Chapter 2: EARTH
The upper layer of the Earth’s crust is called lithosphere. It has 2 parts – upper part is granitic rocks and forms the continents. Its main constituent is Silica and Aluminum and is also called SiAl. It has a density of 2.7. The lower part is denser and is called SiMa [Silica, iron, magnesium]. As the SiAl is lighter than SiMa the continents are said to be floating on denser SiMa. The thickness of the crust is about 30 miles.
Below the crust is the Mantle which is 1800 miles thick. It is made up of dense layer very rich in olivine. The interior of mantle is the core which has radius of 2100 miles. It is called NiFe layer as it is made up of Nickel and Ferrous/iron. The inner part of the core is solid.
Earth has three layers:
layer: Continents [SiAl – Silica + Aluminum] are granite and
oceans are basaltic
and oceanic crust: SiMa; mantle is Olivine. Highly fluidic
layer: Core [NiFe – nickel + ferrous]. Outer core is liquid
and inner core is solid.
highest composition in earth and oxygen has highest composition
in Earth's crust. Continental crust is light and oceanic is
Fig 1: Rock layers
Rocks in the earth’s crust:
by solidification of magma or lava.
have strata or layers.
are non crystalline if volcano burst out and cools at the
surface [e.g.: basalt] or crystalline if volcano doesn’t burst
and cools inside surface [ e.g.: granite]
They are further divided into types based on mineral composition:
- Acid igneous rock: less dense and lighter
- Basic igneous rock: denser and darker
In terms of origin there are two main types of igneous rocks:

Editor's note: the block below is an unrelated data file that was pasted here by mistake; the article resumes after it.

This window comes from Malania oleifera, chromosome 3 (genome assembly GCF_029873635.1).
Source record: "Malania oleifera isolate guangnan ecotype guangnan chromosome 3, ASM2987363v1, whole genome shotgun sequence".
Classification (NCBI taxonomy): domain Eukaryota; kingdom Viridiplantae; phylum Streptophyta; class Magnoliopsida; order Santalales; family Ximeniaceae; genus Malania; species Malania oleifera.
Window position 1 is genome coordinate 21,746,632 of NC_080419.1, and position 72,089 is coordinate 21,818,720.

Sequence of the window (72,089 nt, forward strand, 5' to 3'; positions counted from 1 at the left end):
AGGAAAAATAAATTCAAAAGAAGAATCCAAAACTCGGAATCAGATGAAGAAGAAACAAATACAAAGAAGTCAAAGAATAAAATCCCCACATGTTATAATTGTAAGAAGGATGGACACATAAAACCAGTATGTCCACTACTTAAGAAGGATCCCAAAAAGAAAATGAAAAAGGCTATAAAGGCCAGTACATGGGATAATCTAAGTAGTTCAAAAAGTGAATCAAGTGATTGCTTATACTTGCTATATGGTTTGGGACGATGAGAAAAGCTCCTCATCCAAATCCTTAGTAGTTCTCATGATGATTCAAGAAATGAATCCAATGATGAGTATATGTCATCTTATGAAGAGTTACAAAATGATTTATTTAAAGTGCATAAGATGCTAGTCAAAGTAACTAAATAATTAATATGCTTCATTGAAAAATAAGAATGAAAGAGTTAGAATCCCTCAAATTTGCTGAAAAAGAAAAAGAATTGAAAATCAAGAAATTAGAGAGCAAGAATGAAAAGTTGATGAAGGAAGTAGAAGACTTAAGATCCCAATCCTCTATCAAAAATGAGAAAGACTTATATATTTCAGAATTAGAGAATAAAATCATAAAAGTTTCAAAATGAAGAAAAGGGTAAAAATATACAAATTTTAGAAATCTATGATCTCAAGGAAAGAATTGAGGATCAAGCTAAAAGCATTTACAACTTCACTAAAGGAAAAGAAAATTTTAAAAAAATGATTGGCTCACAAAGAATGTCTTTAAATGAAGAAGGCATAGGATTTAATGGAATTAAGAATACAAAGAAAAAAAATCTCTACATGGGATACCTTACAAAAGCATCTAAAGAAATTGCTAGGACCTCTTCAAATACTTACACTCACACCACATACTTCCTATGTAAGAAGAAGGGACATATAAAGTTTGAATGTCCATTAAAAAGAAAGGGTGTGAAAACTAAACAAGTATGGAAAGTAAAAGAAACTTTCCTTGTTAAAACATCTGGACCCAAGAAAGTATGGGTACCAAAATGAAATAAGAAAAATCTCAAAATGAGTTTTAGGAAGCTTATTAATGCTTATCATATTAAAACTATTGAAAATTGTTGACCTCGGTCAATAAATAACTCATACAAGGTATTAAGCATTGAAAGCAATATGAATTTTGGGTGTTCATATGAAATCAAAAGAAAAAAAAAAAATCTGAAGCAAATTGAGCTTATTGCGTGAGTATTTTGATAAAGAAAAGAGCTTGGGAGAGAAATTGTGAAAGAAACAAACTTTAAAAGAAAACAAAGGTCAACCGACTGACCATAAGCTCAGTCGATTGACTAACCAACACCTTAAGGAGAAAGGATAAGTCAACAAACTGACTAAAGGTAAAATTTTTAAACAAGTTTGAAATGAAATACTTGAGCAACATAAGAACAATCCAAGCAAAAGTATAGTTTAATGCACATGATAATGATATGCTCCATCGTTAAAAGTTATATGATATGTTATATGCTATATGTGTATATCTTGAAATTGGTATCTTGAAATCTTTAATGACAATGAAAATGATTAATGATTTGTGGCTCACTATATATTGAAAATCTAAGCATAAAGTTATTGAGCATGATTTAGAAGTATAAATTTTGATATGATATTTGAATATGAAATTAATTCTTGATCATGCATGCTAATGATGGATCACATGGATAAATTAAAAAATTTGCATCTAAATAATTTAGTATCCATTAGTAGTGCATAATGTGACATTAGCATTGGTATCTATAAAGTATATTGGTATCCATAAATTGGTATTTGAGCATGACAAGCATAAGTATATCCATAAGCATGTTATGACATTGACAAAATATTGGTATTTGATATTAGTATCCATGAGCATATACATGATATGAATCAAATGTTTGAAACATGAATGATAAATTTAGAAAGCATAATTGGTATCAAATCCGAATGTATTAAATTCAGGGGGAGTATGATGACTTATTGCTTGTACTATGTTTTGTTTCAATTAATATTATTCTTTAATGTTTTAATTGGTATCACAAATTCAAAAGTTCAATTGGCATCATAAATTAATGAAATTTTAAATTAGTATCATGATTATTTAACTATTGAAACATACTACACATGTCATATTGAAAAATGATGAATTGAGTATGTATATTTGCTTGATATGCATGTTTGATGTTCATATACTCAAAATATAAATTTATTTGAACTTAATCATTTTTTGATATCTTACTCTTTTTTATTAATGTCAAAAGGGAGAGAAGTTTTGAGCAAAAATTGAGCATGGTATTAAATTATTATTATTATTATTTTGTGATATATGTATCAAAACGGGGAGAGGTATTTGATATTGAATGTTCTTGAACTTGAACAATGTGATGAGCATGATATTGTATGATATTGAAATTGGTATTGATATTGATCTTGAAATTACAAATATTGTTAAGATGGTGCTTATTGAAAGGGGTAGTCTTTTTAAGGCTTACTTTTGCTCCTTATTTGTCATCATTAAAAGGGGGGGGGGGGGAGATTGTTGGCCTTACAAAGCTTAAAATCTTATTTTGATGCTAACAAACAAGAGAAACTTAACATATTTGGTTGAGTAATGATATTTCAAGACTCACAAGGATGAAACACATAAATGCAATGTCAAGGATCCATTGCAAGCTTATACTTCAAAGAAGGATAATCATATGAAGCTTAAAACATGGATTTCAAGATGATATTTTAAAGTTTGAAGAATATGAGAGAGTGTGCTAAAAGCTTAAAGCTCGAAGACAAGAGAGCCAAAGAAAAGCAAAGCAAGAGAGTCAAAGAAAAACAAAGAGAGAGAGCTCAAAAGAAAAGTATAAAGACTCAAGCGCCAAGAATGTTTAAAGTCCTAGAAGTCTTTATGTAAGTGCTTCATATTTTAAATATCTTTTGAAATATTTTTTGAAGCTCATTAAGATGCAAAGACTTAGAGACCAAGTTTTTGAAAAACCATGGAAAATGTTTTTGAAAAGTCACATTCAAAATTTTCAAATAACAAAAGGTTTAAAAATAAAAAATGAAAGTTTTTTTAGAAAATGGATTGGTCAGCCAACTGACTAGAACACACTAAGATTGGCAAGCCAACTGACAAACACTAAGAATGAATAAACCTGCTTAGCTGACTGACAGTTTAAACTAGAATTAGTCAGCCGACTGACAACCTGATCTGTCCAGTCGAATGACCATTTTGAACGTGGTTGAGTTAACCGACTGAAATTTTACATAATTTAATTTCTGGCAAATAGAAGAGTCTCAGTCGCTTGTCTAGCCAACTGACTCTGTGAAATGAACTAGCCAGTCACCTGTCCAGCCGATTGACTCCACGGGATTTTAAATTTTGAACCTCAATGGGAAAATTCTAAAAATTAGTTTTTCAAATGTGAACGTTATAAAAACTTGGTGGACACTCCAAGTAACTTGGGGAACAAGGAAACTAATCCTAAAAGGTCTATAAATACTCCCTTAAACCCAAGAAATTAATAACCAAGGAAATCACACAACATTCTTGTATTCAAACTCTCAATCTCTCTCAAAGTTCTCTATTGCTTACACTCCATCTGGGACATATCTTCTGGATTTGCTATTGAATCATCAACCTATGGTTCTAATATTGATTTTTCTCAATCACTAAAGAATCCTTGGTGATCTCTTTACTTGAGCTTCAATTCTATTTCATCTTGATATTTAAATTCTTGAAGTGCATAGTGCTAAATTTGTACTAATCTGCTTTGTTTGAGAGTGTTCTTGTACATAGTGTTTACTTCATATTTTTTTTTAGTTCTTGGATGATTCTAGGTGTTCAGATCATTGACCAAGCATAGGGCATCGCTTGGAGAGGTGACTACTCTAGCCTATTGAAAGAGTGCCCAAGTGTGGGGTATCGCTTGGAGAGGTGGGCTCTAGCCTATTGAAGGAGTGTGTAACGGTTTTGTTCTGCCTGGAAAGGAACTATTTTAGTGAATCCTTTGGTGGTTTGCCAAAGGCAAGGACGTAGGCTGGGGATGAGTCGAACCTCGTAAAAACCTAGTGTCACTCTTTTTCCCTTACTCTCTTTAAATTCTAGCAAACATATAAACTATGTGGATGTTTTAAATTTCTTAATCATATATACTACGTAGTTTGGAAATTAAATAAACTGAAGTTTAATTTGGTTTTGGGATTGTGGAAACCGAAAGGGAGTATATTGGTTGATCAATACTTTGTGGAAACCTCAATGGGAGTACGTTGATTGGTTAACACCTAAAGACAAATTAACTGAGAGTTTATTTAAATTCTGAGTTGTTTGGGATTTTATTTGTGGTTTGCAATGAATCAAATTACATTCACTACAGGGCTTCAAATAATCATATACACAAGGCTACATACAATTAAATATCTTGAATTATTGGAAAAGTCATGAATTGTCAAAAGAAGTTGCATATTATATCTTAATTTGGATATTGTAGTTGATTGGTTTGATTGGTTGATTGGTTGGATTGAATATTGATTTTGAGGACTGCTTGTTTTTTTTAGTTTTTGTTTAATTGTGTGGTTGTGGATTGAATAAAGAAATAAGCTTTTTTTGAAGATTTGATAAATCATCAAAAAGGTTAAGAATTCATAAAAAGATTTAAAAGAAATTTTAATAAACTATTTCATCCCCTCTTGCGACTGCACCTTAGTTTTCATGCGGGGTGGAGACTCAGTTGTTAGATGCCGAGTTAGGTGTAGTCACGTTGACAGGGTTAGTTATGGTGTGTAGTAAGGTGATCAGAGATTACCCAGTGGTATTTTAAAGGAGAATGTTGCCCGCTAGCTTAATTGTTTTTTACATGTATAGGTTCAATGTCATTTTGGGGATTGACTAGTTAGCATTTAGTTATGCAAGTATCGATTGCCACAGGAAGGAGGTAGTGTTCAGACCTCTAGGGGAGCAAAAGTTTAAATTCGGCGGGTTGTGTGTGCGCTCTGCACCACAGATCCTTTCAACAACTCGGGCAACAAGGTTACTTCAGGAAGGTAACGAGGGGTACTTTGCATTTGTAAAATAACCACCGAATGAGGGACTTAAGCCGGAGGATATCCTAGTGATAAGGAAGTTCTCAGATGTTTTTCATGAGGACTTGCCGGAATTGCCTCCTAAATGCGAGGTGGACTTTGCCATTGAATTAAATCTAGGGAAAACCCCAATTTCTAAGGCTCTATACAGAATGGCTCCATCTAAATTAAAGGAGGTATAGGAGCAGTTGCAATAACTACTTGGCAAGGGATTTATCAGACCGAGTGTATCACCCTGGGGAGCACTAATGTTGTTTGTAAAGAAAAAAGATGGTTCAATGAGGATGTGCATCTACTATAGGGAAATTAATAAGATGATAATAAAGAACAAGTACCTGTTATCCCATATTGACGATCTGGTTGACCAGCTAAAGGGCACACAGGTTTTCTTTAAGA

- Plutonic rocks: these are formed after the magma has cooled beneath the Earth’s surface. Because of slow cooling the crystals formed are large and easily recognized. E.g. granite
- Volcanic rocks: the molten rocks pour out of the surface as lava. This cools faster at the surface and crystals formed are small. E.g. basalt
Most igneous rocks are hard and resistant and so are mostly used for road making, gravestones and monuments.
when sediments compact under pressure lose fluid and become
solid called lithification. They are non crystalline.
fossils and strata. E.g.: shale, clay, limestone, silica
Mechanically formed sedimentary rocks: These rocks are made from accumulation of material from other rocks that is cemented together.
Organically formed sedimentary rock: these are formed from remains of marine life having shells like oysters or snails. As the fleshy part perishes the calcareous part fuses together. Carbonaceous origin sedimentary rock is formed when vegetative matter is compressed into carbon forms due to weight of overlying matter. Peat, lignite and coal are formed in this manner.
Chemically formed sedimentary rocks: these are formed from chemical precipitation from solutions. E.g. rock salt, gypsum
when agents like heat or pressure or both act on igneous or
fossils or strata. E.g.: granite -> gneiss, sandstone ->
Weathering of Rocks:
The work of weathering is of two kinds: Chemical or Physical.
- Chemical: The reactions caused by elements in water or air causes the rocks to decompose slowly.
- Chemical Solution
- Wet climates promote chemical weathering and dry climate promotes physical weathering.
- Mineral composition of the rock and the density of joints and cracks also affect weathering.
- Decomposition by oxidation or organic acids.
- Repeated cycles of high and low temperatures
- Repeated wetting and drying.